Wednesday, July 30, 2008


We spent a few days in Oregon over the weekend. We didn't have a particular reason for going; I just like it there. It was fabulous, as always.

We stayed in the Willamette* Valley, at my aunt's house, which was full of good food and lovely people. On Friday we drove out to Newport, on the coast, and spent the day at the ocean. Oregon State University has a marine science center there, complete with petting tank. Really. Here's me, petting a baby skate:

Peach wasn't so sure about the whole fish-petting idea. She petted the anemones, but declined touching the starfish - "It looks pokey." Everything else in the tank was moving, and she was not OK with that.

The aquarium gift shop had a poster on display which, in retrospect, I probably should have bought. How often do I find a poster with my actual name on it?

The kids loved the beach, and would fain have played in the ocean all day and all night.
But since the water temperature is around 38°, we made them come out after an hour or so.

The cousins I played with as a child now have children of their own, who are about the same ages as my children. Peach is still figuring out how extended family relationships work, and hasn't quite wrapped her head around the fact that her aunts and uncles are her parents' sisters and brothers. Under the circumstances, I didn't think it would be useful or efficient to try to explain how the various people she met were related to her, so I just told her the kids were her "cousins." Although it doesn't look like it in this picture, she is having quite a good time.

Link and Peach traveled surprisingly well, and we made the trip there and back without incident. (OK, there was one little incident. Words you never want to hear from the back seat of the rental car as you're heading up I-5 on your way to the airport: "I'm throwing up now.") Link is big enough now to carry his own clothes in his backpack and tote his booster seat as well. Peach's backpack wasn't big enough for all her clothes, so she carried a toy duck in it instead. Here we are buying tickets for the train in Portland:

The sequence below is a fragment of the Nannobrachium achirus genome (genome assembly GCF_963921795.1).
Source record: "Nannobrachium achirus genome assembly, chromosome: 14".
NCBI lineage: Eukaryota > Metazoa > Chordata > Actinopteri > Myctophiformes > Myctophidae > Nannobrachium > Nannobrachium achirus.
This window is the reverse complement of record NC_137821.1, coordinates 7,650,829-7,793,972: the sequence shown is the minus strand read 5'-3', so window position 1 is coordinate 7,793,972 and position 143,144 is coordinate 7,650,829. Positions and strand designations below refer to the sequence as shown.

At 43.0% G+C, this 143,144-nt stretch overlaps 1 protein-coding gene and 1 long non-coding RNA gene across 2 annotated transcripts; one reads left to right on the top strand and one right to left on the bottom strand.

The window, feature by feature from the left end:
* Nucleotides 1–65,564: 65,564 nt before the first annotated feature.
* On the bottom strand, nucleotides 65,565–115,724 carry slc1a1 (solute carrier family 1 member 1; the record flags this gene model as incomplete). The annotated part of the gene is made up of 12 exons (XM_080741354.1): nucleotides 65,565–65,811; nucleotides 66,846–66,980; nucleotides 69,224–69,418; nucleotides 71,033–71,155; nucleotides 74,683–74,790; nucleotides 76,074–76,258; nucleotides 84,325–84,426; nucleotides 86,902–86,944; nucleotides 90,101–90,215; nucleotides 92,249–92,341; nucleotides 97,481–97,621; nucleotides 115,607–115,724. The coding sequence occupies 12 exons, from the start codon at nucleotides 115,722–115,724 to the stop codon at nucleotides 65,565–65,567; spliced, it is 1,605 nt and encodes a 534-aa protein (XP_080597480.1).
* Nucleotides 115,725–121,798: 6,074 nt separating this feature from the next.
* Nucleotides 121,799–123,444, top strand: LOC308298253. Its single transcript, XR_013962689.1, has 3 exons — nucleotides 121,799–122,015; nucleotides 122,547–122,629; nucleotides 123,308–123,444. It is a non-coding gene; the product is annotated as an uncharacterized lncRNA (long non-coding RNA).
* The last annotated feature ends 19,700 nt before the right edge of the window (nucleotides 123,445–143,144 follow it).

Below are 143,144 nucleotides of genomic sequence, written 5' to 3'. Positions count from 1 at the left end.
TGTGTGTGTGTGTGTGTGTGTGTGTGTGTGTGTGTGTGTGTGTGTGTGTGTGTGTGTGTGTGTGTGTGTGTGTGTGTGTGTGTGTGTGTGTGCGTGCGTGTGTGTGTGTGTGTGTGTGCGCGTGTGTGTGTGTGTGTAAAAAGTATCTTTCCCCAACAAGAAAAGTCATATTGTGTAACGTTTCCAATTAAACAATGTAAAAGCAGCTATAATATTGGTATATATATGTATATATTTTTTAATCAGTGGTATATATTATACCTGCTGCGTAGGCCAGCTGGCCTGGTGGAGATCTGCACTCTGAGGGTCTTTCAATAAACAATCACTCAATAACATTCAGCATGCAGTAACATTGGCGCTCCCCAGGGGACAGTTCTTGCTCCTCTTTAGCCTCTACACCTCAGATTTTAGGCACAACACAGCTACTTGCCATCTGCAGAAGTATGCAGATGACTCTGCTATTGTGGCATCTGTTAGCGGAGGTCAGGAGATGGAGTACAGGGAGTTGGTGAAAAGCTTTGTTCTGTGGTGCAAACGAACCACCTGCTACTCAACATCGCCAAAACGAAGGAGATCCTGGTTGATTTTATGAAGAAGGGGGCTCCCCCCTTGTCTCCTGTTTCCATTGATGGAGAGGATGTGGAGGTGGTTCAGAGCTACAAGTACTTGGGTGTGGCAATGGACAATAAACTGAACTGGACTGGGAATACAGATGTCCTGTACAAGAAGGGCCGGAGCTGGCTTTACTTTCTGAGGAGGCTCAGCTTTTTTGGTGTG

It was a really nice trip. We had no internet access for five days, and we didn't even bring our computers with us. There was nothing I could do about my thesis, so I just didn't think about it. I read cheap detective novels and watched "Jeopardy" and ate as much as I wanted and never had to cook. I really didn't want to come back.

* It's pronounced will-AM-it, if you were wondering.

Wednesday, July 23, 2008

OT (but I couldn't resist)

With college football season fast approaching, all sorts of media outlets are ramping up their coverage of the sport. [Query: why doesn't my spell check like the word "ramping"?] The various NCAA FBS leagues are currently holding "media days," wherein they make their coaches, and some players, available to the media for interviews and questions. All of this brings great joy to my heart, not only because I'm a fan of college football, but also because it leads to some truly fabulous quotes like the following ones, which I swear I am not making up:

- During Big 12 media days on Tuesday, Kansas State Coach Ron Prince had this to say about his starting quarterback, Josh Freeman: "The future is in front of him." Good place for it, if you ask me.

- Also during Big 12 media days, Colorado defensive tackle George Hypolite (go ahead, click the link to see his picture) explained to the media that the topic of his honors thesis is "the interrogation of African-American masculinity through a social constructionist, decolonial, feminist gaze." If you understood that, you are probably an English major, although he, astonishingly, is not. Bonus points if you figured out that his paper is about himself.

For the record, I found both quotes at The Quad, the NYT's college sports blog.

Friday, July 18, 2008

excellent headline of the day

In the college football section of the website, there is currently a headline which reads, "Player's Death Worsened by Stress."

I have questions. Did the stress somehow make him even deader? Or was the quality of the death experience worsened by the stress? Did the stress downgrade his death from merely tragic to horrible? I read the article, but it did not satisfactorily answer my questions.

Yes, I'm working on my thesis. Quit bugging me.